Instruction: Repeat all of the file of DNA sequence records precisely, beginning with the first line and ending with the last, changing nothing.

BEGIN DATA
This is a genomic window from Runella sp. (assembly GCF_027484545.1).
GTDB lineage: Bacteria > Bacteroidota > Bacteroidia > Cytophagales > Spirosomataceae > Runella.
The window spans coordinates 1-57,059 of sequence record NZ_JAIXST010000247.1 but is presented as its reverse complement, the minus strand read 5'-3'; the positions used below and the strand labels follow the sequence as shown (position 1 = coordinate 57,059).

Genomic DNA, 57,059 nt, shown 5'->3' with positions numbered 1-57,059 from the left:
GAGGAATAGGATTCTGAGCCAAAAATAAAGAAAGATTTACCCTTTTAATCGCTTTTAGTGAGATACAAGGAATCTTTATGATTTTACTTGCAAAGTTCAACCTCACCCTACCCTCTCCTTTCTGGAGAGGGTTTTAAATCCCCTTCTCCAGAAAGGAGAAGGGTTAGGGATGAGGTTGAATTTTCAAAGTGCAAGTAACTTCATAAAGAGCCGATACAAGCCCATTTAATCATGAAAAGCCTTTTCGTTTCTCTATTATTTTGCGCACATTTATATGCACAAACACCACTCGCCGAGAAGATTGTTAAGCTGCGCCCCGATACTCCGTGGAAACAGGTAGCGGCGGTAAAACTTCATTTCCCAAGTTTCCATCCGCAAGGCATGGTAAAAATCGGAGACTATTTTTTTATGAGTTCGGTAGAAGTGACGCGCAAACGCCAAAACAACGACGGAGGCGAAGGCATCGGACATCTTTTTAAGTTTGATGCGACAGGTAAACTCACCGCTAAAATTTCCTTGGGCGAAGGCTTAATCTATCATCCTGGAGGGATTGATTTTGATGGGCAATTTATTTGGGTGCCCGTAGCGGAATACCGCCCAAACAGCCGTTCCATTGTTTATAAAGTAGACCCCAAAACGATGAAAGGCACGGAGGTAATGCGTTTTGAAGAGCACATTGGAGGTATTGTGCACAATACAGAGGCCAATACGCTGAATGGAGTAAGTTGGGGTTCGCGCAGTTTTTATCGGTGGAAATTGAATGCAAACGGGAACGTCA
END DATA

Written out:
This is a genomic window from Runella sp. (assembly GCF_027484545.1).
GTDB lineage: Bacteria > Bacteroidota > Bacteroidia > Cytophagales > Spirosomataceae > Runella.
The window spans coordinates 1-57,059 of sequence record NZ_JAIXST010000247.1 but is presented as its reverse complement, the minus strand read 5'-3'; the positions used below and the strand labels follow the sequence as shown (position 1 = coordinate 57,059).

Genomic DNA, 57,059 nt, shown 5'->3' with positions numbered 1-57,059 from the left:
GAGGAATAGGATTCTGAGCCAAAAATAAAGAAAGATTTACCCTTTTAATCGCTTTTAGTGAGATACAAGGAATCTTTATGATTTTACTTGCAAAGTTCAACCTCACCCTACCCTCTCCTTTCTGGAGAGGGTTTTAAATCCCCTTCTCCAGAAAGGAGAAGGGTTAGGGATGAGGTTGAATTTTCAAAGTGCAAGTAACTTCATAAAGAGCCGATACAAGCCCATTTAATCATGAAAAGCCTTTTCGTTTCTCTATTATTTTGCGCACATTTATATGCACAAACACCACTCGCCGAGAAGATTGTTAAGCTGCGCCCCGATACTCCGTGGAAACAGGTAGCGGCGGTAAAACTTCATTTCCCAAGTTTCCATCCGCAAGGCATGGTAAAAATCGGAGACTATTTTTTTATGAGTTCGGTAGAAGTGACGCGCAAACGCCAAAACAACGACGGAGGCGAAGGCATCGGACATCTTTTTAAGTTTGATGCGACAGGTAAACTCACCGCTAAAATTTCCTTGGGCGAAGGCTTAATCTATCATCCTGGAGGGATTGATTTTGATGGGCAATTTATTTGGGTGCCCGTAGCGGAATACCGCCCAAACAGCCGTTCCATTGTTTATAAAGTAGACCCCAAAACGATGAAAGGCACGGAGGTAATGCGTTTTGAAGAGCACATTGGAGGTATTGTGCACAATACAGAGGCCAATACGCTGAATGGAGTAAGTTGGGGTTCGCGCAGTTTTTATCGGTGGAAATTGAATGCAAACGGGAACGTCA